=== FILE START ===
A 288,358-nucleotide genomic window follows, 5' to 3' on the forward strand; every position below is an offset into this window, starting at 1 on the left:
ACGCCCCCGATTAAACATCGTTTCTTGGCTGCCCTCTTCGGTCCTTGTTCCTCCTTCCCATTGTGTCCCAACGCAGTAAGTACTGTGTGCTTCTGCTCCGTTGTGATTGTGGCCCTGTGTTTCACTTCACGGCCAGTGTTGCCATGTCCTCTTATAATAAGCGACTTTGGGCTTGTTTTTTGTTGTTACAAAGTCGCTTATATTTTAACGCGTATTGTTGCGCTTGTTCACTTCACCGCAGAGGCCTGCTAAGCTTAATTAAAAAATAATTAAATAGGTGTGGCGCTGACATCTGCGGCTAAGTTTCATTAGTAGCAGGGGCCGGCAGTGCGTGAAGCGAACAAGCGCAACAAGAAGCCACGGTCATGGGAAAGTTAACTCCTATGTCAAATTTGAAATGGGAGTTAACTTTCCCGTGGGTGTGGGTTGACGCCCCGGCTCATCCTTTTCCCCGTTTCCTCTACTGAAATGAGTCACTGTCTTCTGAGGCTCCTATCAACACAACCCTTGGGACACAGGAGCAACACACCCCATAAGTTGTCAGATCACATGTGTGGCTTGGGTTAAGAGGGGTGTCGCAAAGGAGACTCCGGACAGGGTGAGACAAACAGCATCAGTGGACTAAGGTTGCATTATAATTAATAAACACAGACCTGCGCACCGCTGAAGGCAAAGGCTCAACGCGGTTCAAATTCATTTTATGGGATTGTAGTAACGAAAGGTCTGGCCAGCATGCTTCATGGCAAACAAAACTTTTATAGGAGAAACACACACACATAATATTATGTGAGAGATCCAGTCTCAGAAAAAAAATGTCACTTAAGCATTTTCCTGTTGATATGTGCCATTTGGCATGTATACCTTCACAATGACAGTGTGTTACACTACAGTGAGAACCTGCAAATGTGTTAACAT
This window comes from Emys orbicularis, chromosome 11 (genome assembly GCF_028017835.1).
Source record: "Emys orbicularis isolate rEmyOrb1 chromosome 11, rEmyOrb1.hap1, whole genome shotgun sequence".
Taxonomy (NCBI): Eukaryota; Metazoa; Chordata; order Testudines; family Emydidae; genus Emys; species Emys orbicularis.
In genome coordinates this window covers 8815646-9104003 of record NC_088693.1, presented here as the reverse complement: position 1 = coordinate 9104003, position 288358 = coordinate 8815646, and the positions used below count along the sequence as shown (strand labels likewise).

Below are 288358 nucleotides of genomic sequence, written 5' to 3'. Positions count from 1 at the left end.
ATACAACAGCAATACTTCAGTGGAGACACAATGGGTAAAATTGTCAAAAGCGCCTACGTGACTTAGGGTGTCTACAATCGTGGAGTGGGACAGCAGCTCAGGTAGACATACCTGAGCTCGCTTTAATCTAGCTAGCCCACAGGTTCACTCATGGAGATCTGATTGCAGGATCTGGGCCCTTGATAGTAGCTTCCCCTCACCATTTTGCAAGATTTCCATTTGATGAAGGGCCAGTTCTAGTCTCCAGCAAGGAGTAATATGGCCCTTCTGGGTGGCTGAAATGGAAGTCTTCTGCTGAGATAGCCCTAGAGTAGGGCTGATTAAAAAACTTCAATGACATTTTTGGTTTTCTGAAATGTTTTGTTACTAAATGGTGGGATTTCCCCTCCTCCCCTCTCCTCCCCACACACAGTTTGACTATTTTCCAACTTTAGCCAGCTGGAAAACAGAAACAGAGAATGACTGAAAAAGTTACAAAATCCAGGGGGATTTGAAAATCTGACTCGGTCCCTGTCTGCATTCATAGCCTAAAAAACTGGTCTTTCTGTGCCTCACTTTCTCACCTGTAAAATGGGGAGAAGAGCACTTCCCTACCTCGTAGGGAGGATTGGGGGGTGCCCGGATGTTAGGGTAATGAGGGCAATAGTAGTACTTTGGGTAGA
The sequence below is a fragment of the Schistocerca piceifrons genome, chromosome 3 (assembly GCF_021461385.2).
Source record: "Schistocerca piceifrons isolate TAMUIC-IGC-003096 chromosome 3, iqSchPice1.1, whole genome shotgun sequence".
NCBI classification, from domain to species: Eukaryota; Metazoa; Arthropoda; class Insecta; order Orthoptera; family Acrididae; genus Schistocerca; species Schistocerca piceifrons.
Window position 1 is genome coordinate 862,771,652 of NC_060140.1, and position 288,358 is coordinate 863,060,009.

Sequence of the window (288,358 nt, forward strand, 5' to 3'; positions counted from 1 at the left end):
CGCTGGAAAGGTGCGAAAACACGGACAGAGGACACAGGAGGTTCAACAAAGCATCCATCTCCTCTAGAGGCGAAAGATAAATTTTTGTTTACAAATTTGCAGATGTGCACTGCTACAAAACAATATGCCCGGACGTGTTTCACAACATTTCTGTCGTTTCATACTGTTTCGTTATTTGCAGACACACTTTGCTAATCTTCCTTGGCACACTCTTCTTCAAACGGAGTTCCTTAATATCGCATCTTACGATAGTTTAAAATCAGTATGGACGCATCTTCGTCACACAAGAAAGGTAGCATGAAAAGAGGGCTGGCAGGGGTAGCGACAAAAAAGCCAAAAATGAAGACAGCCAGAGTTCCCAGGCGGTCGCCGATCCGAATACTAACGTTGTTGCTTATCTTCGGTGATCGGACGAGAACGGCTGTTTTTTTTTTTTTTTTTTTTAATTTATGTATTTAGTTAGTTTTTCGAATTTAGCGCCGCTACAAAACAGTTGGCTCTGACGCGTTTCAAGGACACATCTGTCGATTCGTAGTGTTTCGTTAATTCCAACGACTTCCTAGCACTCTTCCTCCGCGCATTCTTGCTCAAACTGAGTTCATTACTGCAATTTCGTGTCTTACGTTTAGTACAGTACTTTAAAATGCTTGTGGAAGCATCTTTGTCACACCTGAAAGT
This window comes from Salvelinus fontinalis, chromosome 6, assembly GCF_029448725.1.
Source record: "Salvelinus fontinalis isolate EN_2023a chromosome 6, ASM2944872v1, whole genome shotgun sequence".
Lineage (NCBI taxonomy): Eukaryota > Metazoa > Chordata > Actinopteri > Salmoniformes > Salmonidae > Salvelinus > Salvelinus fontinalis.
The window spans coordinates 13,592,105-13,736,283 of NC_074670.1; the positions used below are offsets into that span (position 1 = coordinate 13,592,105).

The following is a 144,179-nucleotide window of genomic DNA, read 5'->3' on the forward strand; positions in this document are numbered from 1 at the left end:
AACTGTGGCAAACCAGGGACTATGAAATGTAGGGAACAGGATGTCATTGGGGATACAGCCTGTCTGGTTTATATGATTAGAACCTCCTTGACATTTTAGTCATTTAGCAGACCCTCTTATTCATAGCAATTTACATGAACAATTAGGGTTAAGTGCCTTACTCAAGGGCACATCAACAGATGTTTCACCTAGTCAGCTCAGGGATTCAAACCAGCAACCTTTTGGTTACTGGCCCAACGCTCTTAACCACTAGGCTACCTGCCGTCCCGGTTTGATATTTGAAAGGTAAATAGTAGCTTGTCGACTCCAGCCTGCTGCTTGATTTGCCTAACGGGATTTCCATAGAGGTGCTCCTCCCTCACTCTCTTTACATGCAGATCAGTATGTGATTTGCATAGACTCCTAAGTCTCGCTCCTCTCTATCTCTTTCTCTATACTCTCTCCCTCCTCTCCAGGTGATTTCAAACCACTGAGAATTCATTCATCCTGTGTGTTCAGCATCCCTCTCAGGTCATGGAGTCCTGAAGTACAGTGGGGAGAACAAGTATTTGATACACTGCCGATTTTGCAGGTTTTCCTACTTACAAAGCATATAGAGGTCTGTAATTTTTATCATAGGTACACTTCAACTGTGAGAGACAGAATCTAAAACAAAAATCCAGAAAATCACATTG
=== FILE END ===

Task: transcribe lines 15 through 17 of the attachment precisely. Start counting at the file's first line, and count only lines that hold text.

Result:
This window comes from Salvelinus fontinalis, chromosome 6, assembly GCF_029448725.1.
Source record: "Salvelinus fontinalis isolate EN_2023a chromosome 6, ASM2944872v1, whole genome shotgun sequence".
Lineage (NCBI taxonomy): Eukaryota > Metazoa > Chordata > Actinopteri > Salmoniformes > Salmonidae > Salvelinus > Salvelinus fontinalis.